The guardian does not simply mislead the people into believing that their influence is negligent; he throws a net of doubt over the public that tells them that they have no access to whatever little power they could muster.  In doing so, the guardian abuses the public’s dependent tendencies not only by throwing his full weight behind his own selfish benefit, but also by stacking all his influence against the individual’s ability to rationalize his society for himself.  And more than anything, he hopes that a sense of complacency will invade the public sphere.  Complacency is the danger of conformity; it resides in the willingness of people to adopt most any conventional way of thinking, so long as it has enough history, enough media coverage, or enough inflammatory fanaticism behind it.  Yet while a portion, or maybe even the majority, of popular thought may be sound in principle, to attribute automatic certitude to all prevalent philosophies, especially those adopted by the previous generation, is an error.  This is how Kant ratifies our inability to ever be in an enlightened age: by submitting ourselves to the popular thought held by men and women of the past, we allow our society to be placed “in a situation in which it becomes impossible for it to broaden its knowledge…, to cleans itself of errors, and generally to progress in enlightenment” (Kant, 61).  For in doing so, we risk exchanging our society’s rationality for the outdated understanding of those who no longer have a place among today’s multiplicity of subjectivities.   For this reason, Kant figures the most that can ever be achieved by a human society is an age of enlightenment, in which a strong importance is given to public inspection and independent reason.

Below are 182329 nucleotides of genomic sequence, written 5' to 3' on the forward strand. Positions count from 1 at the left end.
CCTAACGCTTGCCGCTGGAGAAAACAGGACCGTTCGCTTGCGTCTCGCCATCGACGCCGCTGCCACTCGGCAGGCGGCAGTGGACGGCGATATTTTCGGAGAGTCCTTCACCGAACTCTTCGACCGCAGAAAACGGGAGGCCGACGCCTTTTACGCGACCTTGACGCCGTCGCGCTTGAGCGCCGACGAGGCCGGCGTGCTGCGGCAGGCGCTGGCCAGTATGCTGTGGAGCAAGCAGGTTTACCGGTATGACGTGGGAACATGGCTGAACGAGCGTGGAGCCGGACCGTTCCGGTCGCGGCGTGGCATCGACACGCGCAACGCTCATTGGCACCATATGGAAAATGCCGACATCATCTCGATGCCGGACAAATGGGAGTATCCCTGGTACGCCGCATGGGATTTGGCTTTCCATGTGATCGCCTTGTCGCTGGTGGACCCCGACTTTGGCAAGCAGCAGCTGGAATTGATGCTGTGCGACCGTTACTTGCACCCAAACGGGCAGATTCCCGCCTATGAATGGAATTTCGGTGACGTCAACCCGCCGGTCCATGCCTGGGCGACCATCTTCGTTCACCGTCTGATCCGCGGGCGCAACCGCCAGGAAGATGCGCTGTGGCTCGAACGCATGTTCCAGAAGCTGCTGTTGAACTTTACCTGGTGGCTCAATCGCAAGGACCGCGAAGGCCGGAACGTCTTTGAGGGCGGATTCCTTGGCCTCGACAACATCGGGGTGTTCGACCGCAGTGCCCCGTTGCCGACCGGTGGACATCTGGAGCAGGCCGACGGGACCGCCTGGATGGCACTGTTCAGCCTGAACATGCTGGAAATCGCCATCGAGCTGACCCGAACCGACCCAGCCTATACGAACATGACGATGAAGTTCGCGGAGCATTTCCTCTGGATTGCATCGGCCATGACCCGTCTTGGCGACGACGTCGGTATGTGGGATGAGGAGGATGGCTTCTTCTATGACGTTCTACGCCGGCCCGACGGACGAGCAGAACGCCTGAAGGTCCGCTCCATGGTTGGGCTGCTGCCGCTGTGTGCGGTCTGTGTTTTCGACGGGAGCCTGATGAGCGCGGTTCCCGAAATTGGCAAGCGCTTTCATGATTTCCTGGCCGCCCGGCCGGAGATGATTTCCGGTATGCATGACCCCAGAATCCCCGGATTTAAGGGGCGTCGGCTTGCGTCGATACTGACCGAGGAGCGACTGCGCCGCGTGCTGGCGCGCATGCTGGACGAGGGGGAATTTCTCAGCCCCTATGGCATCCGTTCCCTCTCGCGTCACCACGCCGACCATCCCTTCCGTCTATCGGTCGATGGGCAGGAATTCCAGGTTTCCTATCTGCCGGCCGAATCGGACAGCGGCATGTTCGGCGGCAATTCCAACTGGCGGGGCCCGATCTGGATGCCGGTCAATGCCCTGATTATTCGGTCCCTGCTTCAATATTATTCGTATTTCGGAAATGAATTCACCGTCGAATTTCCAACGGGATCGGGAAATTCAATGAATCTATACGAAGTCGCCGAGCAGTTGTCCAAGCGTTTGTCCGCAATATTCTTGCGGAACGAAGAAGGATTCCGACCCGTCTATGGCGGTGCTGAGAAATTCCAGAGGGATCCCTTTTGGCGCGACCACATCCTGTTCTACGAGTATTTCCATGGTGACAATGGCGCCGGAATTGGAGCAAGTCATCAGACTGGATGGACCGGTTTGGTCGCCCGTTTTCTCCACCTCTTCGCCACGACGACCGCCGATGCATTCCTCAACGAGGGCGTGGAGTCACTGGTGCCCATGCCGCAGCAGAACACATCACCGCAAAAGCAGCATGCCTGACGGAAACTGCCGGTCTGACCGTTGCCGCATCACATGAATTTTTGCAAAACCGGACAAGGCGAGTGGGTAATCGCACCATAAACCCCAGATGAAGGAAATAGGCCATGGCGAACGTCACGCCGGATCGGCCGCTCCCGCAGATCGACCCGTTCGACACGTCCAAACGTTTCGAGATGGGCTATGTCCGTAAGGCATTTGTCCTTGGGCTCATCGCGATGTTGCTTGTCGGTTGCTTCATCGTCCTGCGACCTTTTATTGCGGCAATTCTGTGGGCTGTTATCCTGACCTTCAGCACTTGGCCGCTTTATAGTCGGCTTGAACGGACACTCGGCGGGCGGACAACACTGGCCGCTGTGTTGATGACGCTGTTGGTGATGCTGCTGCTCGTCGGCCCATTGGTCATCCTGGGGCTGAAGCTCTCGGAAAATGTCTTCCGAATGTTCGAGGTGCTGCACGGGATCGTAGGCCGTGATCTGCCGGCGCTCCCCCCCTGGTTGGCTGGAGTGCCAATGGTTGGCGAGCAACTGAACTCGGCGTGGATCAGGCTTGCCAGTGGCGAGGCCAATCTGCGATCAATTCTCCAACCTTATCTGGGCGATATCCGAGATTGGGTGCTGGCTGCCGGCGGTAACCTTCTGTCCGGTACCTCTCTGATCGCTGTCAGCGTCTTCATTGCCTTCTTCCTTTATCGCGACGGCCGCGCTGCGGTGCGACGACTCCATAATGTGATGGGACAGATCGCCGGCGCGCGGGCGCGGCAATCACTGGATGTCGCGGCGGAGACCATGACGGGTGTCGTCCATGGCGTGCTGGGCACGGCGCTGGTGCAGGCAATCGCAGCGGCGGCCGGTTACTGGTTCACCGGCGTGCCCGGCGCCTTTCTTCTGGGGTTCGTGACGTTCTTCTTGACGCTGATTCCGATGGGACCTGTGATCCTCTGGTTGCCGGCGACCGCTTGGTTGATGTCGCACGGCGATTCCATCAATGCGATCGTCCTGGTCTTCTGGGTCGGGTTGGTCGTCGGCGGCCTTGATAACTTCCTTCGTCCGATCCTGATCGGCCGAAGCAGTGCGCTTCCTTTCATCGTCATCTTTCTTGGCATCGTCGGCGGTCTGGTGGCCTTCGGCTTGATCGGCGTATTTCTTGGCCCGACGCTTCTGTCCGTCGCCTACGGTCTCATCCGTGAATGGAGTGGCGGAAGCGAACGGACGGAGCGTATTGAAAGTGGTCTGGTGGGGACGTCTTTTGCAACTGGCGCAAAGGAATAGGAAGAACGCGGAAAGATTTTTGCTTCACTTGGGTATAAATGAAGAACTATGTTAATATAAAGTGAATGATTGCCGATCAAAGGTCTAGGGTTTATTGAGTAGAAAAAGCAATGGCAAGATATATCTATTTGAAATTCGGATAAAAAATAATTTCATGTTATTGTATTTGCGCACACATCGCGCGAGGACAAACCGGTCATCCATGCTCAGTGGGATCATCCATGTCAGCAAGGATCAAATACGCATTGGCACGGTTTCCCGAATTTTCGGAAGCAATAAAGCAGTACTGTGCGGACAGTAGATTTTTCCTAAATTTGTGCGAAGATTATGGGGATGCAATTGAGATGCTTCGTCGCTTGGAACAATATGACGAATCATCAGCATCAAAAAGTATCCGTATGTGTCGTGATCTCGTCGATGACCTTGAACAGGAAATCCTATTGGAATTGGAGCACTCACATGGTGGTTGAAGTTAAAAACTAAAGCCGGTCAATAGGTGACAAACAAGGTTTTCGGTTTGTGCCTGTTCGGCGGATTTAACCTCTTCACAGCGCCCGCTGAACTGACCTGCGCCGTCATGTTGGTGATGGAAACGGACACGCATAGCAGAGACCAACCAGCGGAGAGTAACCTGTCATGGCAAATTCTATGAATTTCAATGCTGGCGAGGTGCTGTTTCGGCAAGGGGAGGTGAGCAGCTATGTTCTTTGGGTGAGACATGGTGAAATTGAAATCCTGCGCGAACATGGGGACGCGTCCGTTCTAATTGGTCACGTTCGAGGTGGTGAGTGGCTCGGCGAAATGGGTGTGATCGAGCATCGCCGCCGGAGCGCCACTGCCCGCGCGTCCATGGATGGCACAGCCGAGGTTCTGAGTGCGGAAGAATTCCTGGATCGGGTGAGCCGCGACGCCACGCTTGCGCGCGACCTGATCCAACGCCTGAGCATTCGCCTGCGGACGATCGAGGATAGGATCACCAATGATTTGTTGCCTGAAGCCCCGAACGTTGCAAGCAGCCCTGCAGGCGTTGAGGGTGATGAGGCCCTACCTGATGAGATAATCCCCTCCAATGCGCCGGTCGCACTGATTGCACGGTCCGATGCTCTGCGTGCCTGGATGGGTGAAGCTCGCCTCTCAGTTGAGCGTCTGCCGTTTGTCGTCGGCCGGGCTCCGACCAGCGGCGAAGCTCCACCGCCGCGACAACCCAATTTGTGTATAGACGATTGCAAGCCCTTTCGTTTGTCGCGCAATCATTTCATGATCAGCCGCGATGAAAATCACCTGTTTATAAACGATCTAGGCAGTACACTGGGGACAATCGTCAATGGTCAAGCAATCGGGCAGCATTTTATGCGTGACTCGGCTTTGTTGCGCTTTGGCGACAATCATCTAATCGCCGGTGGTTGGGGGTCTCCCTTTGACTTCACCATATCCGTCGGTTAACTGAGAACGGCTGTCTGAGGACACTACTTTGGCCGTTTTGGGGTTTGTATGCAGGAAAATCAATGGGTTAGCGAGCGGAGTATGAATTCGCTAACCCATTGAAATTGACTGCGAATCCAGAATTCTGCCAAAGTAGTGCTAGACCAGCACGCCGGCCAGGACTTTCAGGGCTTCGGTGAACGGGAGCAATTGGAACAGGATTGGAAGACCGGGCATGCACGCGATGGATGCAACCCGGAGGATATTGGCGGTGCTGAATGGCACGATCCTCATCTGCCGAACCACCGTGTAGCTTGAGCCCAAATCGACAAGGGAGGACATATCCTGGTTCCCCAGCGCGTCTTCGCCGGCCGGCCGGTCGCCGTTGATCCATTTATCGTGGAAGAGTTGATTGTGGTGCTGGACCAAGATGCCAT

Figure 1. Ralph Waldo Emerson (Image courtesy of Wikimedia Commons).

Figure 1. Ralph Waldo Emerson (Image courtesy of Wikimedia Commons).

Influenced by this Kantian tradition, the 19th century transcendentalist Ralph Waldo Emerson “operated with the sense that a new era was at hand” (Goodman, Ralph Waldo Emerson).  Conformity, as he saw it, was the enemy of this new era, a rotten state of oppression and misconception to be combatted by an independent perspective and unflagging awareness of oneself and reality, a way of independent living he referred to as self-reliance.  In fact, in his essay entitled “Self-Reliance,” Emerson makes two statements which seem to validate Kant’s understanding of society as vulnerable to the false security promised by selfish and outdated guardians.

(1) “Society is a joint-stock company, in which the members agree, for the better securing of his bread to each shareholder, to surrender the liberty and culture of the eater.  The virtue in most request is conformity.  Self-reliance is its aversion” (Self-Reliance).  Cast in a Kantian light, those members who hold the larger shares in this joint-stock company, and who therefore have a greater stake in society at some particular moment, perfectly embody Kant’s “guardians.”  And I believe Emerson would be hard-pressed to disagree.  This joint-stock society that he sees before him is one that relies completely on the sacrifice of the common man’s independence.  Emerson is suggesting that the more conformity is requested, the more the wellbeing of the common man, whom conformity does not benefit, is limited – the only way to avoid losing big is to never make an investment.